GM’s Cruise self-driving cars are mass-production ready

Chris Davies - Sep 11, 2017
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GM’s Cruise self-driving cars are mass-production ready

Cruise Automation, GM’s self-driving car company, has a new model and a plan for production, it has announced today. The new Cruise car, its third-generation, is based on the Chevrolet Bolt EV and will come equipped with all of the necessary hardware for real-time navigation without relying on a human driver. However, though the vehicle is being described as Cruise’s “first production design” it won’t be ready to drive itself quite yet.

Although Cruise says its new Bolt EV variant is ready for production at scale, that’s only the hardware. The software, meanwhile, will have to follow on later, and depends on more than just the expertise of Cruise’s coders. It will, indeed, demand regulatory improvements and all the relevant laws for autonomous vehicles to co-exist on the streets with traditional cars.

Still, it’s a considerable step forward. The as-yet unnamed vehicle has been designed with complete redundancy at its core for the self-driving systems. Should any part of them go down, the autonomous Bolt EV is designed to fail gracefully rather than calamitously.

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According to Cruise Automation’s CEO and founder, Kyle Vogt, roughly 40-percent of the car’s components are new, versus the stock Chevy Bolt EV. In many ways it’s visually identical to the current all-electric car, too, including its cabin controls. That means despite being capable of autonomous driving it’ll still have a steering wheel.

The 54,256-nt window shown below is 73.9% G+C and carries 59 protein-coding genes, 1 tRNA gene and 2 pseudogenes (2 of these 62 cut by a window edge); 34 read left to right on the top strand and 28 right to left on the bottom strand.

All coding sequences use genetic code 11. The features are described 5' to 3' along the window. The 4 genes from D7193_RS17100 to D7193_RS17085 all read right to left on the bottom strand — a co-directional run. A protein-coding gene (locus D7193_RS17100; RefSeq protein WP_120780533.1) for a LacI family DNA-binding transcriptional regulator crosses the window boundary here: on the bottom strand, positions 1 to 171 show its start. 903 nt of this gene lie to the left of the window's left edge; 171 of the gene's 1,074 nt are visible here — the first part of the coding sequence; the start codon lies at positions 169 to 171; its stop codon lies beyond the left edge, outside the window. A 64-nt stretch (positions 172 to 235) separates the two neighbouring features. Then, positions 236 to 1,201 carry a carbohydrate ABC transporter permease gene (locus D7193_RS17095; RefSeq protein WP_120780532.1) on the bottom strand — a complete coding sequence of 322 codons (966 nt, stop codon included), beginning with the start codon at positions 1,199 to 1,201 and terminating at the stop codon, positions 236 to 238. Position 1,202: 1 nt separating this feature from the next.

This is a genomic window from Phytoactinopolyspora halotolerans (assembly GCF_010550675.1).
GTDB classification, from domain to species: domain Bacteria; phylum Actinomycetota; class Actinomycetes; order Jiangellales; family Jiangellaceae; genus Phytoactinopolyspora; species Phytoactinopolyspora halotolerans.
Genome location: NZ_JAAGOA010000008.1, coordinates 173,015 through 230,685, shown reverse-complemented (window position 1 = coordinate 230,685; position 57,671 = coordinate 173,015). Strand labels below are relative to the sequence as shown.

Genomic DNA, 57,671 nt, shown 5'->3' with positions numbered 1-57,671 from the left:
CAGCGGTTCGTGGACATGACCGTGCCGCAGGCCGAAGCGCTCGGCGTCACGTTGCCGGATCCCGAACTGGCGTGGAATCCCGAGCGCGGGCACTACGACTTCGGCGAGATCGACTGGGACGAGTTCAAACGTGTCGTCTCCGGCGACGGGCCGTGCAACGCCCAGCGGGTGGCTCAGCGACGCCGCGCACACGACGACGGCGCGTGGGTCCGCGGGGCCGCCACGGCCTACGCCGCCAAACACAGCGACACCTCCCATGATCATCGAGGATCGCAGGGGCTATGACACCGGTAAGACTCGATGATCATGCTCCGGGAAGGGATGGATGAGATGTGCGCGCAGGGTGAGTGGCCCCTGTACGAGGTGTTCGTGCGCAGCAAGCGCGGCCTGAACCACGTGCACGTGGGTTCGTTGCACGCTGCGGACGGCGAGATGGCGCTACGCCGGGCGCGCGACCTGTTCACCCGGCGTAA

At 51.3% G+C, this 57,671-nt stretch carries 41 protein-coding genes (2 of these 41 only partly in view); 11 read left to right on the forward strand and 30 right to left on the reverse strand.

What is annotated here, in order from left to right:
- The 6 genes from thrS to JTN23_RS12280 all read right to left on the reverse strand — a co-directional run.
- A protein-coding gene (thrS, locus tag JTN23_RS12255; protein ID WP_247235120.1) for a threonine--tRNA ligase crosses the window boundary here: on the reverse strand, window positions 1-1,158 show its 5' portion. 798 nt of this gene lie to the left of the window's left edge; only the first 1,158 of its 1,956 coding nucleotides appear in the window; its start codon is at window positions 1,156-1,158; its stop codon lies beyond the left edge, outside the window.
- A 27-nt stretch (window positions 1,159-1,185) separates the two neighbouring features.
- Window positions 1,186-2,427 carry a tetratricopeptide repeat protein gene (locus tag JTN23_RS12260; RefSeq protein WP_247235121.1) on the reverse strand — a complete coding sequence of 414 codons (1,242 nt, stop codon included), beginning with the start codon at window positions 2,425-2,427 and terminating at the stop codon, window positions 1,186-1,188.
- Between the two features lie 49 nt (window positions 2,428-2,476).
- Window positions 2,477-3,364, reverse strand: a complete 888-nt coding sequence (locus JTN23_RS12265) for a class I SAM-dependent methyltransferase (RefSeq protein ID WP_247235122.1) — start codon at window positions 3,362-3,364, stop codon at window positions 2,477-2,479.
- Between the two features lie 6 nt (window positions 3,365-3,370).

Responsible for producing the new Cruise car will be GM’s Orion, Michigan plant. That’s already begun manufacturing Bolt EV autonomous prototypes, which the company has been using for some months in internal testing on the streets of San Francisco. Select employees have been able to book rides in a self-driving Bolt EV based on the previous-generation platform, using the cars both for the commute to work and for leisure purposes.

Dubbed “Cruise Anywhere“, the service is yet to open up to users outside of the company. It also still has a human operator behind the wheel, to ensure that if the systems can’t handle a situation then someone else can step in. That – like the physical steering wheel and other legacy controls – is mandated by autonomous car testing permits.


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